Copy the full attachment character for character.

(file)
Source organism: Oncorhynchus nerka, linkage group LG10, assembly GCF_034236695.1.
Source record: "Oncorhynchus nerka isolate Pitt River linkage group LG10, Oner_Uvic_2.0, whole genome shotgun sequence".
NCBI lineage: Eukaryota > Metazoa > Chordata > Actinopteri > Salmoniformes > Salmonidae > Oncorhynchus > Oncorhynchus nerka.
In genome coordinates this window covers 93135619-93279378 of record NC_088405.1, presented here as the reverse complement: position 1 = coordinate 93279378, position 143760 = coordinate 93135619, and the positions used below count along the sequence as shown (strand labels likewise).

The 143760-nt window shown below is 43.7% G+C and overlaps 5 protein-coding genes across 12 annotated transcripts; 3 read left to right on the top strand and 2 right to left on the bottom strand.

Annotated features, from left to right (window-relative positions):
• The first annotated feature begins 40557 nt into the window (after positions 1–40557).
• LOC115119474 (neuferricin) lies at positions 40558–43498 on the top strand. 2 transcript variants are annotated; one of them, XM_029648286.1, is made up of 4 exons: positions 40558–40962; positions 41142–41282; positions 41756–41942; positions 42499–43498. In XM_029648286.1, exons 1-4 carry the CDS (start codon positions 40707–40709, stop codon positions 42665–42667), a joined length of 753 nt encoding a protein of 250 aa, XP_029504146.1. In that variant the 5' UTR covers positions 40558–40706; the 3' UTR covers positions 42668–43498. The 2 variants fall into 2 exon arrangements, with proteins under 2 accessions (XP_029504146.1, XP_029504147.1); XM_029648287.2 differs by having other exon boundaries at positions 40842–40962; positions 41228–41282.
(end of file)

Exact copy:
Source organism: Oncorhynchus nerka, linkage group LG10, assembly GCF_034236695.1.
Source record: "Oncorhynchus nerka isolate Pitt River linkage group LG10, Oner_Uvic_2.0, whole genome shotgun sequence".
NCBI lineage: Eukaryota > Metazoa > Chordata > Actinopteri > Salmoniformes > Salmonidae > Oncorhynchus > Oncorhynchus nerka.
In genome coordinates this window covers 93135619-93279378 of record NC_088405.1, presented here as the reverse complement: position 1 = coordinate 93279378, position 143760 = coordinate 93135619, and the positions used below count along the sequence as shown (strand labels likewise).

The 143760-nt window shown below is 43.7% G+C and overlaps 5 protein-coding genes across 12 annotated transcripts; 3 read left to right on the top strand and 2 right to left on the bottom strand.

Annotated features, from left to right (window-relative positions):
• The first annotated feature begins 40557 nt into the window (after positions 1–40557).
• LOC115119474 (neuferricin) lies at positions 40558–43498 on the top strand. 2 transcript variants are annotated; one of them, XM_029648286.1, is made up of 4 exons: positions 40558–40962; positions 41142–41282; positions 41756–41942; positions 42499–43498. In XM_029648286.1, exons 1-4 carry the CDS (start codon positions 40707–40709, stop codon positions 42665–42667), a joined length of 753 nt encoding a protein of 250 aa, XP_029504146.1. In that variant the 5' UTR covers positions 40558–40706; the 3' UTR covers positions 42668–43498. The 2 variants fall into 2 exon arrangements, with proteins under 2 accessions (XP_029504146.1, XP_029504147.1); XM_029648287.2 differs by having other exon boundaries at positions 40842–40962; positions 41228–41282.